Google Analytics 4 (or short: GA4) refers to the next generation of Google’s online measurement solutions, which is to become the new go-to tech upon the sunsetting of Universal Analytics in 2023.
What is Google Analytics 4?
Even though Google initially presented the concept of GA4 several years ago, the major shift from Universal Analytics to it hasn’t been announced until 2022, supposedly in accordance with the company’s plans to deprecate third-party cookies in its Chrome web-browser in 2023.
Key GA4 Benefits
Unlike its UA predecessor, GA4 utilizes an entirely different, i.e. event-based data model, instead of measuring separate users’ sessions on a specific platform. This new model doesn’t rely on cookies much, rather taking an omnichannel approach to measuring the company’s user attribution across all digital channels and touchpoints
In addition, GA4 is designed as a privacy-first measurement tech. First and foremost, according to the official announcement, it will no longer store users’ IP addresses. Second, it will enable customers to configure granular limitations on the collection of specific data elements (e.g. metadata), based on their audience location, directly within the platform.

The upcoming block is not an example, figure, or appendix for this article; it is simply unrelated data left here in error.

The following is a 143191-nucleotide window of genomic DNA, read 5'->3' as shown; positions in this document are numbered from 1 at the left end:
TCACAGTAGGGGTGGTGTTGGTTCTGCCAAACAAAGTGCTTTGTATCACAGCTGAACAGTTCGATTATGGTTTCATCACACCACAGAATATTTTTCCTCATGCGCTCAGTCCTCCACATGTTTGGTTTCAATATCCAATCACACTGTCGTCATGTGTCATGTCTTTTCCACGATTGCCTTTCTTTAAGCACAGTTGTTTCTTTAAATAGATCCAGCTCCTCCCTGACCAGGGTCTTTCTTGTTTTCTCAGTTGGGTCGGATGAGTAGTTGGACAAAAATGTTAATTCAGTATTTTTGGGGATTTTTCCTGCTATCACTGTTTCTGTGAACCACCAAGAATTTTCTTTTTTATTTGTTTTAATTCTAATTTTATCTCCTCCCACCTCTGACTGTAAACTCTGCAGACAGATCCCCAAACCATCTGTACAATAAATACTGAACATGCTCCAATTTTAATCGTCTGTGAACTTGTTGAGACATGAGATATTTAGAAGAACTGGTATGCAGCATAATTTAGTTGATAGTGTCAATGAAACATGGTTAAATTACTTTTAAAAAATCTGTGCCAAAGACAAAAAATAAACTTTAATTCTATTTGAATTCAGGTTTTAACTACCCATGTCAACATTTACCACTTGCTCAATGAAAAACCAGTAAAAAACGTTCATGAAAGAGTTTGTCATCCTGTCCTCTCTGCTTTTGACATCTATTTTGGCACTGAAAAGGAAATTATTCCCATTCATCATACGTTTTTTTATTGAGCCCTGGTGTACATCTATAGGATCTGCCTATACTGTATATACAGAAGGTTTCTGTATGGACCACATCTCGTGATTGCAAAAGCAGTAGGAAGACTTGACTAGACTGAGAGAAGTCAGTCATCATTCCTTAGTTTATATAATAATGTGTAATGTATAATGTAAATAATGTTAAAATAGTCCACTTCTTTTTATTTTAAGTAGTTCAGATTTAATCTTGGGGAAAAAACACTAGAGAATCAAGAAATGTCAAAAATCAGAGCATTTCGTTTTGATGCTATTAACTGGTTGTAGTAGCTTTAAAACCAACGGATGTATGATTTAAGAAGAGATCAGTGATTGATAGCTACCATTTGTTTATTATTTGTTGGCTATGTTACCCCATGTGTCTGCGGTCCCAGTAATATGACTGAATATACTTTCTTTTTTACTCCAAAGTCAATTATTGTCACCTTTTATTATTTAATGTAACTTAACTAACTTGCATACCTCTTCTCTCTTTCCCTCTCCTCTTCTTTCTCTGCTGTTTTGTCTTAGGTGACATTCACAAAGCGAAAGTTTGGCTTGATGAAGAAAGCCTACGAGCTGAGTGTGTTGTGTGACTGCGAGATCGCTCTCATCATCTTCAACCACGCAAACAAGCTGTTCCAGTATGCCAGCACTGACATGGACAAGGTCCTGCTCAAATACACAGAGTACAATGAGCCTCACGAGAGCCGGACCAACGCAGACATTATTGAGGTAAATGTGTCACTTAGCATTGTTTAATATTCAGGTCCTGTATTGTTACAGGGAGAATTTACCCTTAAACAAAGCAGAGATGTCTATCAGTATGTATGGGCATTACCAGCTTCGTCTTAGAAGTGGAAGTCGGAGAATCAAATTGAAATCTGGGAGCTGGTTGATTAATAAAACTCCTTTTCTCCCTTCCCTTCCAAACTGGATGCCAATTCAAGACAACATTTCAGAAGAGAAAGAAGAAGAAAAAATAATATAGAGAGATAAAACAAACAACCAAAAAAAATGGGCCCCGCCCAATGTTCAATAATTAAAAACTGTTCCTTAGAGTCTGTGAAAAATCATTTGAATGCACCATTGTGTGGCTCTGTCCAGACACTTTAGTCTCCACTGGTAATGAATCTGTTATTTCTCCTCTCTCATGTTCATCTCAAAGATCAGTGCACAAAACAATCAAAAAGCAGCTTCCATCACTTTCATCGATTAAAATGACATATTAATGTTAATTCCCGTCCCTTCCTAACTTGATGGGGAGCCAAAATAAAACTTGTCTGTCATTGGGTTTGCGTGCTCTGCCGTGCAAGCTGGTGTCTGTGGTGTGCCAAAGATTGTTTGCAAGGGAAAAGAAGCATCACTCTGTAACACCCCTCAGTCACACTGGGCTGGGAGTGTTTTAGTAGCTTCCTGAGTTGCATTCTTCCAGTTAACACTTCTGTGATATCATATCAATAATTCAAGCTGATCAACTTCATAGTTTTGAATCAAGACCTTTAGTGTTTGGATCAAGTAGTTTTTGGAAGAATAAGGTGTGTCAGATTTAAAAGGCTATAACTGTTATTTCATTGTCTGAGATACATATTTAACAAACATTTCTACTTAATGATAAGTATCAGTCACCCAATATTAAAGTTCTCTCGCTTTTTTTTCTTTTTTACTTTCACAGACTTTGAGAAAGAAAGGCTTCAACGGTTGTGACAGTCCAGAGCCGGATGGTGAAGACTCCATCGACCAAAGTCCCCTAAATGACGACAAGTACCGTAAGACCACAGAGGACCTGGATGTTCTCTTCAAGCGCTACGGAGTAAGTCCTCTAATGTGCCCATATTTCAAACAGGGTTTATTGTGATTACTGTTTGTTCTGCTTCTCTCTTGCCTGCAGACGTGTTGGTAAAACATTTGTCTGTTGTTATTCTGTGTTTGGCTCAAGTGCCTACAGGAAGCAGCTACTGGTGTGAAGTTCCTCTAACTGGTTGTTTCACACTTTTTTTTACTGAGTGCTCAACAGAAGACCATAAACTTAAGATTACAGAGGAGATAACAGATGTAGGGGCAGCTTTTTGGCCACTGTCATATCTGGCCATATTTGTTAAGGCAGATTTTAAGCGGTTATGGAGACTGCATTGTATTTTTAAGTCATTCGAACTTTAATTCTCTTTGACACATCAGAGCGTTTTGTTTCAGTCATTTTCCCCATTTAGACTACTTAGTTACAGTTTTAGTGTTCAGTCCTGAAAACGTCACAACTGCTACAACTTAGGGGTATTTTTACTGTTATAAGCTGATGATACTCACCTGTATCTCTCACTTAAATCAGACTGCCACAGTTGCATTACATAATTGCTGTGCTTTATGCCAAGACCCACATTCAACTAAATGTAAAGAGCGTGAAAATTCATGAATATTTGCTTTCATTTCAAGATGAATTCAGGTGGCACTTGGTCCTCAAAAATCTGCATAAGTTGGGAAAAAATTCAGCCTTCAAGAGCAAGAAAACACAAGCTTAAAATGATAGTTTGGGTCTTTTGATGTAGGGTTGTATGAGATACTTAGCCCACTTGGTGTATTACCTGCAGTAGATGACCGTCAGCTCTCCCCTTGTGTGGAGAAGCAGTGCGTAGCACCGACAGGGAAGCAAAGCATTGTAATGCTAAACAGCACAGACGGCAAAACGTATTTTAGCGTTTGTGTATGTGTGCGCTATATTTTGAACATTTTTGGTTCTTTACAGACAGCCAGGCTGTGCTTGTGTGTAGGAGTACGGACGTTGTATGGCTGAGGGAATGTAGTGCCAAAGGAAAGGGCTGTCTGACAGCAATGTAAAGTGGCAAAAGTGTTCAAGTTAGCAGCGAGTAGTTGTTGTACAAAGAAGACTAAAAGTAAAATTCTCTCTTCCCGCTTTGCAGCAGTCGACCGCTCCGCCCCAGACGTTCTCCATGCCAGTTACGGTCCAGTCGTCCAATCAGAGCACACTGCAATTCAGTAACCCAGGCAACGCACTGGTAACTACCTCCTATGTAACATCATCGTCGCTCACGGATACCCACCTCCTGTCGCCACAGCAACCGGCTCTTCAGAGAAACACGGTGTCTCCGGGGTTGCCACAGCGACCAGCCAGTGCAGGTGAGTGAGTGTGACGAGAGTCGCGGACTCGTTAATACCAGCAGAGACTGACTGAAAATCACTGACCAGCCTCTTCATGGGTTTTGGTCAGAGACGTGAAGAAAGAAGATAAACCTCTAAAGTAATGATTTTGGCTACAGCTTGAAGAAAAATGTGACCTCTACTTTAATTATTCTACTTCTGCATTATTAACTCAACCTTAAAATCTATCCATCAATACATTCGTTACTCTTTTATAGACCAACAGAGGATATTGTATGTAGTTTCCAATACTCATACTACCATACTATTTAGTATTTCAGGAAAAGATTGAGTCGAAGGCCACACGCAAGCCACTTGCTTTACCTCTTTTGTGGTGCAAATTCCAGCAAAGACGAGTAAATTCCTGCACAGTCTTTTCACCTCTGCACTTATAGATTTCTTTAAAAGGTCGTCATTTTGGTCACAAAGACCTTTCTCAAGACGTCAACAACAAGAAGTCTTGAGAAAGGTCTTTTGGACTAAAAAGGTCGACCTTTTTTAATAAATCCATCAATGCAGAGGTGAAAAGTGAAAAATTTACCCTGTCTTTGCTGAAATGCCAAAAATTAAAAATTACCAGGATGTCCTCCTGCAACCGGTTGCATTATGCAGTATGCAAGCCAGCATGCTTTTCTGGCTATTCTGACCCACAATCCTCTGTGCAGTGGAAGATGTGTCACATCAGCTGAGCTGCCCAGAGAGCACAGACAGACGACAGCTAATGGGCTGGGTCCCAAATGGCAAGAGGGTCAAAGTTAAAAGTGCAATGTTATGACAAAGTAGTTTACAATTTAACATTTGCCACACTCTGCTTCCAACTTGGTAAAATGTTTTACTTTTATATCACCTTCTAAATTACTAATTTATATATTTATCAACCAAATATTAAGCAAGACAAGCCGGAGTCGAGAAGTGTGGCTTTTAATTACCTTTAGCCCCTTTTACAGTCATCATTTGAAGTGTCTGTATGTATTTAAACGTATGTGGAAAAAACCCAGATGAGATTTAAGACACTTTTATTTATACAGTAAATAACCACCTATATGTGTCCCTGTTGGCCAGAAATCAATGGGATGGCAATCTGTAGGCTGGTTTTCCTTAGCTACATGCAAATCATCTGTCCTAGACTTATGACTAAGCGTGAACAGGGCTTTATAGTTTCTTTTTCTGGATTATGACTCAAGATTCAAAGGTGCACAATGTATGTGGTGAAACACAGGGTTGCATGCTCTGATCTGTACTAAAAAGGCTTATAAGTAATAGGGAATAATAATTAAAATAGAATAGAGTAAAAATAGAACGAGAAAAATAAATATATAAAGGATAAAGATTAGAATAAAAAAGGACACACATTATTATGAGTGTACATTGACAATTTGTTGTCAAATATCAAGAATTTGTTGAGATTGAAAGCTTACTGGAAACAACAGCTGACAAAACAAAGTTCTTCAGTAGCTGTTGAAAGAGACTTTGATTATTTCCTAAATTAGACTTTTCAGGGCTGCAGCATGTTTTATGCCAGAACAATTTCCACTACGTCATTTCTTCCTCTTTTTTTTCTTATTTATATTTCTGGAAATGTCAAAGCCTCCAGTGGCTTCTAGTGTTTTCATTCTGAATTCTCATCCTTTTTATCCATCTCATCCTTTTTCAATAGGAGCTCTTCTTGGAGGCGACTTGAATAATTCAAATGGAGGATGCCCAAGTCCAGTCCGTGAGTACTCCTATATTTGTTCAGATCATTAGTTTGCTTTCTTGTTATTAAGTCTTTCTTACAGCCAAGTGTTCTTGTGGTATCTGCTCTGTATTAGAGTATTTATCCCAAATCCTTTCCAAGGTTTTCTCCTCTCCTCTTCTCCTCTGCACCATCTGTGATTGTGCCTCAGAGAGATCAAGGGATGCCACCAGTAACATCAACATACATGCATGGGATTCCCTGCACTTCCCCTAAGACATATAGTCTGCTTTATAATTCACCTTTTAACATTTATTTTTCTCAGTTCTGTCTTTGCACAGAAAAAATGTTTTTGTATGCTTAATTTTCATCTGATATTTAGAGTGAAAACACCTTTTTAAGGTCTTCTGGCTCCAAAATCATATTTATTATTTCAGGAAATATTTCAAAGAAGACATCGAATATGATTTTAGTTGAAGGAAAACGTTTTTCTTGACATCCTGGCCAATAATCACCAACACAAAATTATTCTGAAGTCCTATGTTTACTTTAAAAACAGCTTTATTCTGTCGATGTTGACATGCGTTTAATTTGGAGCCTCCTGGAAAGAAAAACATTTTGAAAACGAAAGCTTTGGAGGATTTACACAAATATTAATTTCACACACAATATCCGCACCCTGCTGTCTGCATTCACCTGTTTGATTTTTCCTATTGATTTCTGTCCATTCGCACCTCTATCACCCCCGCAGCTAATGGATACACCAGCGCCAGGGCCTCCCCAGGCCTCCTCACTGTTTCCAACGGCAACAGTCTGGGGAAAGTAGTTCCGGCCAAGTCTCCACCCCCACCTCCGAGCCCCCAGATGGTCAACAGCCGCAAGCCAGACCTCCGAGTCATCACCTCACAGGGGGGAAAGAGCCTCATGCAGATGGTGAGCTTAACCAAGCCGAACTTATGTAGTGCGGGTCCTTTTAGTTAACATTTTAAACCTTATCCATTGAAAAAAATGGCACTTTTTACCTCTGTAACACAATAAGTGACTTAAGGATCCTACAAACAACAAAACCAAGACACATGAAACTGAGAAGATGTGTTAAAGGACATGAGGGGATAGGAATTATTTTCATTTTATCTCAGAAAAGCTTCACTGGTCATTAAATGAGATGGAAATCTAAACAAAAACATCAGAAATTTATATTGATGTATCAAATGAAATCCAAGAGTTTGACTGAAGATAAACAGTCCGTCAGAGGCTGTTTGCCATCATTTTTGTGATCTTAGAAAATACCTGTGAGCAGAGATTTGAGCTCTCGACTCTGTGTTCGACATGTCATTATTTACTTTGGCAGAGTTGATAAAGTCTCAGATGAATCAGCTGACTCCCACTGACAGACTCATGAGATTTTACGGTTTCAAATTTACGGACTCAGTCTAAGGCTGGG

It also allows setting up granular permissions to share access to specific data segments with the company’s media partners (e.g. ad agencies), hence keeping more control over their audience data disclosure to third parties.
Last but not least, GA4 enables businesses to apply the platform’s built-in, sophisticated predictive insights to compile new, potential customer segments and further reach/convert them using other Google’s marketing products, like Google Ads.
Potential Challenges with GA4
The key challenge with the implementation of Google Analytics 4 is timing. Namely, per Google’s announcement, the processing of new data via Universal Analytics will stop on July 1, 2023, with the ability to access formerly-processed data in UA to be removed on October 1, 2023.
This leaves publishers of digital properties with little time to restructure and adjust their team data practices to the new data model and complete their move from Universal Analytics to GA4 in the future months (hence already marked as a crucial task in many of to-do lists).
Of course, they can also opt for using a completely different measurement solution, instead of GA4. However, this decision should be made fast, too, since the shift between platforms usually takes substantial time and operational effort, especially if large chunks of data are being exported / imported along the way.